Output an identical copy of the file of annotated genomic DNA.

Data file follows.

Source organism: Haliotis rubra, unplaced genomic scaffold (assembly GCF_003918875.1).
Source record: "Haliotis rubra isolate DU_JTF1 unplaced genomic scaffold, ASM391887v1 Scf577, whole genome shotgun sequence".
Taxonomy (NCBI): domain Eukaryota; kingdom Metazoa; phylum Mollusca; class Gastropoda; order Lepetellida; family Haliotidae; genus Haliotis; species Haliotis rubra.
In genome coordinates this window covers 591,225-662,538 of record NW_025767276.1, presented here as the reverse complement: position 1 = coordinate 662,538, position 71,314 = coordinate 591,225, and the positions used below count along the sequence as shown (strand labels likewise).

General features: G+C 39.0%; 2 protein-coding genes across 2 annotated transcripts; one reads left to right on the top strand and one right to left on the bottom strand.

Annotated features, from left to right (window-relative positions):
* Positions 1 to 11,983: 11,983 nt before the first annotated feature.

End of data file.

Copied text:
Source organism: Haliotis rubra, unplaced genomic scaffold (assembly GCF_003918875.1).
Source record: "Haliotis rubra isolate DU_JTF1 unplaced genomic scaffold, ASM391887v1 Scf577, whole genome shotgun sequence".
Taxonomy (NCBI): domain Eukaryota; kingdom Metazoa; phylum Mollusca; class Gastropoda; order Lepetellida; family Haliotidae; genus Haliotis; species Haliotis rubra.
In genome coordinates this window covers 591,225-662,538 of record NW_025767276.1, presented here as the reverse complement: position 1 = coordinate 662,538, position 71,314 = coordinate 591,225, and the positions used below count along the sequence as shown (strand labels likewise).

General features: G+C 39.0%; 2 protein-coding genes across 2 annotated transcripts; one reads left to right on the top strand and one right to left on the bottom strand.

Annotated features, from left to right (window-relative positions):
* Positions 1 to 11,983: 11,983 nt before the first annotated feature.